Solemnity of Pentecost (Year "C") - May 23, 2010 "SEND OUT YOUR SPIRIT, RENEW THE FACE OF THE EARTH" [Texts: Acts 2:1-11 [Psalm 104]; Romans 8:8-17; John 19:15-16,23b-26]
W. O. Mitchell's novel, Who Has Seen the Wind recounts several years in the life of a boy growing up on the prairies. The hero Brian O'Connal shares the limelight with the ever-present wind. The interaction between Brian and the wind begins one day as he wanders out onto the prairie and savours the life surrounding him:
'All about him was the wind now, a pervasive sighing through great emptiness, unhampered by the buildings of the town, warm and living against his face and in his hair'.
By contrast with people of the village who come and go, the wind is everlasting--like God--a fact the novel's author points out:
'People were forever born; people forever died, and never were again. Fathers died and sons were born; the prairie was forever, with its wind whispering through the long, dead grasses, through the long and endless silence.'
This parallels the theme of today's psalm that when God takes back the spirit, people die. 'When You send forth your Spirit, they are created; and you renew the face of the earth'.
God's renewal of the earth, however, can appear powerful, at times frightening, like the dynamic description of Pentecost which Luke gives in today's passage from Acts.
Mitchell grasps this aspect of the wind as well: 'The wind turns in silent frenzy upon itself, whirling into a smoking funnel, breathing up topsoil and tumbleweed skeletons to carry them on its spinning way over the prairie, out and out to the far line of the sky.'
To those familiar with the Old Testament, Luke's account of Pentecost Day would evoke the giving of the Torah to Moses on Mount Sinai. It might also suggest a reversal of the Tower of Babel story (Genesis 11:1-9).
Later, when Peter explained what was going on, he said that the prophecy of Joel ('your sons and your daughters shall prophesy, and your young men shall see visions, and your old men shall dream dreams' [2:28-32]) had been fulfilled in the outpouring of the Holy Spirit the bystanders had witnessed (Acts 2:14-36).
The "Feast of Weeks" celebrated on the fiftieth day (Greek Pentekostes) of the spring harvest, marked the end of the celebration of God's blessings. Israel gave thanks not only for the agrarian bounty but also for the greater bounty of God's love in choosing a covenant people. God's election of Israel at Sinai came to be linked with Pentecost, just as the Exodus had been with Passover.
So, at Pentecost there was praise for God's self-revelation on Sinai in 'fire' and in 'wind' and, according to first century rabbinic writings, in 'tongues.' The Pentecost day following Jesus' resurrection and ascension, then, is described by Luke as God's newest self-manifestation. Through the Holy Spirit who is to carry the power of Jesus' ministry to the ends of the world and to all peoples on the face of the earth, God becomes present in this world in a marvellously new way.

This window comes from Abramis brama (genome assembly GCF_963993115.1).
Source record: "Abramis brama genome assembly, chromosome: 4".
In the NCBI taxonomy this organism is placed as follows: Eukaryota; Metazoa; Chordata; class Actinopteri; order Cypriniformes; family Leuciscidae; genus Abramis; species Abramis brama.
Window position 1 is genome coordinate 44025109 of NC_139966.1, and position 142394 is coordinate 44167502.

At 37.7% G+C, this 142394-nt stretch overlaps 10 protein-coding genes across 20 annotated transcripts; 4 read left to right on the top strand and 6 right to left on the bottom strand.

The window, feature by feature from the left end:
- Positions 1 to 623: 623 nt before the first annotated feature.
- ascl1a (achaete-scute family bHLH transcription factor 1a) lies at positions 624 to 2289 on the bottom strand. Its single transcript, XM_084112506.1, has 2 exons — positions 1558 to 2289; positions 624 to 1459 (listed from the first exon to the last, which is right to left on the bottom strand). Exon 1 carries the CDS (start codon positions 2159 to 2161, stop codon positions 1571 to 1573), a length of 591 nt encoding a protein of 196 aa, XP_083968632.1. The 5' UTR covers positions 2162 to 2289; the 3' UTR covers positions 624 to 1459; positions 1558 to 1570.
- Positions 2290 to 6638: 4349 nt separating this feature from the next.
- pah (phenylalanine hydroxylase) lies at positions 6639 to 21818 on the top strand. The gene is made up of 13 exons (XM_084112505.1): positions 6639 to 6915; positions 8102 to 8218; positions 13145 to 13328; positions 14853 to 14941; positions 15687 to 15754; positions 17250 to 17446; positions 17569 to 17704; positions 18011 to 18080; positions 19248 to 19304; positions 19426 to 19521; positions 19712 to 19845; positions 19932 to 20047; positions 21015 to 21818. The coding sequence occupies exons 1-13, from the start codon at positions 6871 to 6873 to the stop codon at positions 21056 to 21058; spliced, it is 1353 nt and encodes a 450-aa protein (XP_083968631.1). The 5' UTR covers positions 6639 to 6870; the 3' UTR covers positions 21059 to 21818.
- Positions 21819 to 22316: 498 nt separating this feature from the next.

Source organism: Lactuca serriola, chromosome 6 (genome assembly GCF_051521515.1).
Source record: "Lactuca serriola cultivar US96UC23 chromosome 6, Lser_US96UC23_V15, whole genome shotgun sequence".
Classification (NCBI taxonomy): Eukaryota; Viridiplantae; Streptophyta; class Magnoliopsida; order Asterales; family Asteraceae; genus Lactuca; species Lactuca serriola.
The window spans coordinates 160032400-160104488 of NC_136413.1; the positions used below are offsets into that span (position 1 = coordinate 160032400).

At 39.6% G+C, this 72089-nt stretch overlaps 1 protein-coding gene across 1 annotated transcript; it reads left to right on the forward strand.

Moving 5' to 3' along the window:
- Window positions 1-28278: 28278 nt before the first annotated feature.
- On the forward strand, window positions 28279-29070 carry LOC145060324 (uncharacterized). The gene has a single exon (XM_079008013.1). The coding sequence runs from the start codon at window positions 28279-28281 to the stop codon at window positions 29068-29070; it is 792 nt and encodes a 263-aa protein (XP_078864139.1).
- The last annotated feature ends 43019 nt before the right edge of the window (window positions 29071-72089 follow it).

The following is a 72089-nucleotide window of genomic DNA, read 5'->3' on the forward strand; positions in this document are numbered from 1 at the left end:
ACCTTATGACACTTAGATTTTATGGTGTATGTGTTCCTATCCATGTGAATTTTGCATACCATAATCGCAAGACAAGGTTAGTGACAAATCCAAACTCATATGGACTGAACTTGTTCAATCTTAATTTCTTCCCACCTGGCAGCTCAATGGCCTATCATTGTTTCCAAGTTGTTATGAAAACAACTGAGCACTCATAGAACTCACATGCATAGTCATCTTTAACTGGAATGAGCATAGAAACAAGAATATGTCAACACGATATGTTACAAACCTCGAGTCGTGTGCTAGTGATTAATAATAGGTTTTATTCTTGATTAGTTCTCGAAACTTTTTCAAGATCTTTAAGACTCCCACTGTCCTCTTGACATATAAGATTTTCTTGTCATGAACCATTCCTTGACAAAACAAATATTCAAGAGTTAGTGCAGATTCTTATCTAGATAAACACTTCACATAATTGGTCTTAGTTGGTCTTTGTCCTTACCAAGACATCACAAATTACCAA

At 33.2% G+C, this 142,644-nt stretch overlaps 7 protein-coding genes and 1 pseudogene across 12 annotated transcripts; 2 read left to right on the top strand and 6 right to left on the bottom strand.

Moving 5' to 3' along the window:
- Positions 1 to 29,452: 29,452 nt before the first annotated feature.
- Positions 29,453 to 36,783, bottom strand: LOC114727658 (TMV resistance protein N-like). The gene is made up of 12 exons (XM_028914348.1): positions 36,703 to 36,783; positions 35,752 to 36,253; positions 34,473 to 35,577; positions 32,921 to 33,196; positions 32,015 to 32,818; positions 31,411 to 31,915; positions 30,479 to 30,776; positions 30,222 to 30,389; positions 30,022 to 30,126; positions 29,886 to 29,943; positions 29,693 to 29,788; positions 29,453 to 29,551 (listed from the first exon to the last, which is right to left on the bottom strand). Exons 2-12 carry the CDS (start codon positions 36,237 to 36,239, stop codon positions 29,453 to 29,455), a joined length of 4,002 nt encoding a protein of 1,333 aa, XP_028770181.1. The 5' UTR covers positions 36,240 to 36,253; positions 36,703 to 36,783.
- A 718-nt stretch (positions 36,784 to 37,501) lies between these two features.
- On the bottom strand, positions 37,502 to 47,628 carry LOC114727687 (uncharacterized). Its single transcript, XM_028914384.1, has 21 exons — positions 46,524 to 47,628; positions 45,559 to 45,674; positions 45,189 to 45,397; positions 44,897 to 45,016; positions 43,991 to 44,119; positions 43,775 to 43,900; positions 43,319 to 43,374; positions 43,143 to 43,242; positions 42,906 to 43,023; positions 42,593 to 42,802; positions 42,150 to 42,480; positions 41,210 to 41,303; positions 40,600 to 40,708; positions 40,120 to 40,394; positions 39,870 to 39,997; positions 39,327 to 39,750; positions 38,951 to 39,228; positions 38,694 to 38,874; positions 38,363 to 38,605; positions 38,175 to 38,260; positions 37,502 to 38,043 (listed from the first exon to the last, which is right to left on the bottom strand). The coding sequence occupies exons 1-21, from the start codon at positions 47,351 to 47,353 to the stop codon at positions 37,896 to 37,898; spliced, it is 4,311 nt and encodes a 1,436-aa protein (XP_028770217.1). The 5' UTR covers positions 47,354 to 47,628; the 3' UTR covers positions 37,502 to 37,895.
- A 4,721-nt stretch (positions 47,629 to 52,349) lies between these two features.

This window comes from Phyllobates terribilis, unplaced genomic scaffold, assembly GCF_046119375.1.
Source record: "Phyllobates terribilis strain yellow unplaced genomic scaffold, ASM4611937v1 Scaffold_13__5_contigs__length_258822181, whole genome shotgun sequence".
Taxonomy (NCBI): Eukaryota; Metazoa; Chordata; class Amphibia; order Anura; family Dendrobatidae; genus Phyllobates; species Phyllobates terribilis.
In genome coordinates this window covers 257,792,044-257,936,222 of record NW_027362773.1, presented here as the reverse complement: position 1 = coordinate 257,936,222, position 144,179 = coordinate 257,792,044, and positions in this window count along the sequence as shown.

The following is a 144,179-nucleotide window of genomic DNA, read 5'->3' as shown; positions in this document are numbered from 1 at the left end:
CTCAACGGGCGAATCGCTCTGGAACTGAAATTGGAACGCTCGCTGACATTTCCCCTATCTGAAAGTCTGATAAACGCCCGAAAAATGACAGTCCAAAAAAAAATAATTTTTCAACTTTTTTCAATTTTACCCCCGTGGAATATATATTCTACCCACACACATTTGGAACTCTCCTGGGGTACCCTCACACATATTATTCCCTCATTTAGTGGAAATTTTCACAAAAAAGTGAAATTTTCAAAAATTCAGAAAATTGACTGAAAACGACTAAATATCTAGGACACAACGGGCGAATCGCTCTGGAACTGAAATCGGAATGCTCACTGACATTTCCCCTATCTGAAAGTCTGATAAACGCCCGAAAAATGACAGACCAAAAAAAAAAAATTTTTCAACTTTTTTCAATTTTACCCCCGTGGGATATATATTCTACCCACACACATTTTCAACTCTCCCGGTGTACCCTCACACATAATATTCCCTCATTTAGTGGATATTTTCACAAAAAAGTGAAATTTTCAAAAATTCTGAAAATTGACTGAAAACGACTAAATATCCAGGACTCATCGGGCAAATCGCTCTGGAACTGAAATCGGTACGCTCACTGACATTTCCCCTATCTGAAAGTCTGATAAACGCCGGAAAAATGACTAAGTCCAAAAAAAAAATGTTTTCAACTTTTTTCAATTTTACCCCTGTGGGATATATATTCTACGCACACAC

The divisions and misunderstandings that occur because people speak different languages is an aspect of the world's sinful condition that Jesus overcame through His paschal mystery. Luke shows that this reconciliation has truly come about when he tells how 'Jews and proselytes' (converts to the Jewish faith who were not yet full members of the people of God) from the whole known world grasped and expressed in their individual dialects that Jesus' disciples were telling 'God's deeds of power'.
In a catalogue of places sweeping from east to west (from Parthia to Rome), Luke proclaimed that the Spirit of God was moving over the world, unifying one and all in praise of God. Pentecost appears, then, as a new beginning for humanity's relationship with God. And, as the rest of the Acts of the Apostles shows, at Pentecost the marvels had only just begun.
Encouraged by the Spirit who, as 'Advocate', teaches disciples 'everything', reminds them of 'all that I have said to you' (gospel) and causes them to cry out 'Abba! Father!' to God (second reading), members of the Church today pray for a renewal of the event of Pentecost:
'Come, Holy Spirit, fill the hearts of your faithful; and kindle in them the fire of your love' (Alleluia verse).
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MONTEE JEUNESSE IN HIGH GEAR
Yesterday, the young evangelists of Montee Jeunesse/ Youth Summit held a Eucharistic Procession from Gatineau's St. Joseph's Cathedral, across the Alexandra Interprovincial Bridge to Parliament Hill and back along Wellington and MacKenzie to the Ottawa Cathedral of Our Lady. It was a wonderful experience and drew noticeable attention from passersby.
The rain held off and spirits were high, just part of an extraordinary day that began with Mass at Eglise Sainte-Famille presided by Cardinal Ouellet during which he gave a powerful homily.
Workshops at Immaculata High School in the morning and at St. Paul University in the afternoon prepared for the Procession and last evening, an evening of prayer, listening to an exciting woman evangelist from New Jersey, Caroline Gambale Dirkes and some street evangelizing in the Byward Market rounded out a full day.
Some pix of the procession, courtesy of Deborah Gyapong CCN: